• Beef cattle distribution patterns on foothill range

      Pinchak, W. E.; Smith, M. A.; Hart, R. H.; Waggoner, J. W. (Society for Range Management, 1991-05-01)
      A 3-year experiment designed to quantify the spatial and temporal utilization patterns of range sites by beef cattle on summer foothill range was conducted on the Wick Brothers Management Unit of the Wyoming Game and Fish Commission, 8 km w. of Arlington, Wyo. The grazing seasons, in replicate pastures, were from 15 July-9 August, 15 June-26 July, and 15 June-2 August in 1980, 1981, and 1982, respectively. Daily observations were made of radio-telemetry collared cattle (3 per pasture). Cattle dispersion was constrained by the spatial distribution of water and slope. Across 3 seasons, 77% of observed use was within 366 m of water. Approximately 65% of the land area was beyond 723 m from water and sustained only 12% of observed use. Cattle concentrated use (79%) on slopes less than 7%. Consequently 35% of the area, on or surrounded by slopes > 10%, received only 7% of observed use. Loamy, grazable woodland and wetland/subirrigated range sites were most preferred and accounted for over 65% of observed use while occupying less than 35% of the land area. Overall, coarse upland, very shallow and shallow loamy sites were not preferred; however, site preference varied as areas further from water were utilized. Observed use was significantly (P < 0.10) correlated (r 0.41 to 0.69) with standing crop and crude protein standing crop over various growth form characteristics of the forage component. Associated stepwise regression models accounted for 44 to 73% of the variation in observed use over the 1982 grazing season. As the forage complex became more similar, in terms of standing crop and crude protein content, significantly less (P < 0.05) variation in use was accounted for by the forage variables (0-37%).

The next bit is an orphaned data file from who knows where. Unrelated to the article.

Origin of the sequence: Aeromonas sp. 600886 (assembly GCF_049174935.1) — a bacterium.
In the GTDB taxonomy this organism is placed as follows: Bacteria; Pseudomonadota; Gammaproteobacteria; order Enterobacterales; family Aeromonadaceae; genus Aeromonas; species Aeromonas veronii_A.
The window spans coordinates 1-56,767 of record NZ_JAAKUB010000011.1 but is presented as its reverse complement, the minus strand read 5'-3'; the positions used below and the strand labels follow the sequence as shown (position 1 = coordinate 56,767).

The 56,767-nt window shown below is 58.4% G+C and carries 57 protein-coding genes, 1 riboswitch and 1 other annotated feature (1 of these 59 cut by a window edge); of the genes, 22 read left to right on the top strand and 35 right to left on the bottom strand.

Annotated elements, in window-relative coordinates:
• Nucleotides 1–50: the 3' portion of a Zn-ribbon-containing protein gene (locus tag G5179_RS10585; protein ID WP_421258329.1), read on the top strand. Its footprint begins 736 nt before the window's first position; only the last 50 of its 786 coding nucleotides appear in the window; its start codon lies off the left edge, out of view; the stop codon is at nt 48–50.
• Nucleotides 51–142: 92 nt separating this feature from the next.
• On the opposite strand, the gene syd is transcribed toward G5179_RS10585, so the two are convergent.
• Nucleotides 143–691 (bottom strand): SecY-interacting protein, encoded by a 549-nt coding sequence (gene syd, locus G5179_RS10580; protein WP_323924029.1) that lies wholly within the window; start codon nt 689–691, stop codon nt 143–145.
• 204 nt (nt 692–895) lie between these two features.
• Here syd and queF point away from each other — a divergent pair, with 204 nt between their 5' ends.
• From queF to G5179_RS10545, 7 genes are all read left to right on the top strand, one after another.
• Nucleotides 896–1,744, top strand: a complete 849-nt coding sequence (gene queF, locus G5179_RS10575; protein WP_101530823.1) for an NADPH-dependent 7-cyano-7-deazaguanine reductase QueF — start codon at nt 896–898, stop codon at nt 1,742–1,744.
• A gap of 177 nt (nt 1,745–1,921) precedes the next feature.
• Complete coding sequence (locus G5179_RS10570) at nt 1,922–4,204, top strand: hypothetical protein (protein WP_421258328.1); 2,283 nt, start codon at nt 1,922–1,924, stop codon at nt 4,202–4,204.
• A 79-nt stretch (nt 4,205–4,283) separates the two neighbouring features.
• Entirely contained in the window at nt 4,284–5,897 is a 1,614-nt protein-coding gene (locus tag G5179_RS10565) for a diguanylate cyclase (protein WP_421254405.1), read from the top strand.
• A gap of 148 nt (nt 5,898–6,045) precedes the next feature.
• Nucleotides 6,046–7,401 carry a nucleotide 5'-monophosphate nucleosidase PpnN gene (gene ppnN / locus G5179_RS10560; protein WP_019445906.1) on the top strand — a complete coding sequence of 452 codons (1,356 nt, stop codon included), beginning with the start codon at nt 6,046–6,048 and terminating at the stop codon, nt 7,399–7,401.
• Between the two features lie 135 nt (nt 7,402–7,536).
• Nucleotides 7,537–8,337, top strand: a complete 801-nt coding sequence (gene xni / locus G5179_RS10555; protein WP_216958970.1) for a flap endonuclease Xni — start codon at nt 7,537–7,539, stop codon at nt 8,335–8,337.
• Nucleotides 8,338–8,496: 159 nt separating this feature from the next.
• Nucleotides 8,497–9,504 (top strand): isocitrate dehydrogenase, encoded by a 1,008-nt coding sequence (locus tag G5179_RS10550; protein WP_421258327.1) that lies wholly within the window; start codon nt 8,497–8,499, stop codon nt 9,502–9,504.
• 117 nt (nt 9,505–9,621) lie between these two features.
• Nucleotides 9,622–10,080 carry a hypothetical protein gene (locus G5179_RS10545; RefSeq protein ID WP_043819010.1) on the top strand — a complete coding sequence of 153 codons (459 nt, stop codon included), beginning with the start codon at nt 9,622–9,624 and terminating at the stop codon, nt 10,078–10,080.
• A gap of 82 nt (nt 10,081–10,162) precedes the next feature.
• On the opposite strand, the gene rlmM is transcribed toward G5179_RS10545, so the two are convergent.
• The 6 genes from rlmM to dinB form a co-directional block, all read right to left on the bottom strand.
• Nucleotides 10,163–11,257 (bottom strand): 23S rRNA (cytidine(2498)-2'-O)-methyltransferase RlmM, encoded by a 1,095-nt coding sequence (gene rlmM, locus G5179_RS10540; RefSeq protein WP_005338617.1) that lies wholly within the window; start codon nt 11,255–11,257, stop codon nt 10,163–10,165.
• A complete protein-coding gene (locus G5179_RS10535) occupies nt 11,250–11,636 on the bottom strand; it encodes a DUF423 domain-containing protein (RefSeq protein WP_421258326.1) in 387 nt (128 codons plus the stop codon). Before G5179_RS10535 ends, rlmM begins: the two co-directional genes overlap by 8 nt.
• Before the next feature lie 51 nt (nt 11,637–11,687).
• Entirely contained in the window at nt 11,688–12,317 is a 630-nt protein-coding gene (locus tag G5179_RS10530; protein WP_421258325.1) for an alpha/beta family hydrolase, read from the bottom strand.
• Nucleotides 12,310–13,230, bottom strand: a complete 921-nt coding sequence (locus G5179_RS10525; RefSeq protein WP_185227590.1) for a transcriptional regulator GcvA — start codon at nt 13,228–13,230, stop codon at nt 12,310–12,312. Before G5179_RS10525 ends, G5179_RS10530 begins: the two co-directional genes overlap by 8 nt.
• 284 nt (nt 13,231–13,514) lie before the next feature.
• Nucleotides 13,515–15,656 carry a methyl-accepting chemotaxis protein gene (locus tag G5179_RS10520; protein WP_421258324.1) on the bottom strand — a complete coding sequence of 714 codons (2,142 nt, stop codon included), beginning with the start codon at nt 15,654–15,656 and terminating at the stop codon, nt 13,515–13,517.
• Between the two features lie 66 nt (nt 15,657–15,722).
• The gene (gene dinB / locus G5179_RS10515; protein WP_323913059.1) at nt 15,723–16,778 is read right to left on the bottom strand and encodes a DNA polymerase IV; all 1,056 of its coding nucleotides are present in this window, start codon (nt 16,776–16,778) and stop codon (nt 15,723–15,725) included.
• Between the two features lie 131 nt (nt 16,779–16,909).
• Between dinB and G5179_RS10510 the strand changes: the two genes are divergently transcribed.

• Cattle grazing behavior on a foothill elk winter range in southeastern Wyoming

      Hart, R. H.; Hepworth, K. W.; Smith, M. A.; Waggoner, J. W. (Society for Range Management, 1991-05-01)
      Cattle at a light stocking rate of 0.17 to 0.18 AUM/ha over a 35-day grazing season in summer preferred to graze on lowland range sites, while elk in winter preferred upland range sites. We changed stocking rates on the same pastures to a moderate rate of 0.28 AUM/ha and a very light rate of 0.034 AUM/ha to determine the effects of stocking rate on cattle preference for range sites and possible habitat overlap between cattle and elk. At all stocking rates, cattle spent significantly more time grazing on loamy range sites and less time on other sites than would be expected on the basis of area occupied by the sites. When grazing pressure was increased from light to moderate, cattle grazing time on loamy sites increased. When grazing pressure was decreased from light to very light, cattle grazed only loamy and shallow sites to the complete exclusion of other sites. Cattle grazed farther from water as stocking rate increased and as the grazing season progressed. They also grazed on steeper slopes as stocking rate increased, and as the season progressed under the highest stocking rate. Even at the highest stocking rate studied, there was little habitat overlap between cattle and elk.
    • Comparison of four methods of grassland productivity assessment based on Festuca pallescens phytomass data

      Defossé, G. E.; Bertiller, M. B. (Society for Range Management, 1991-05-01)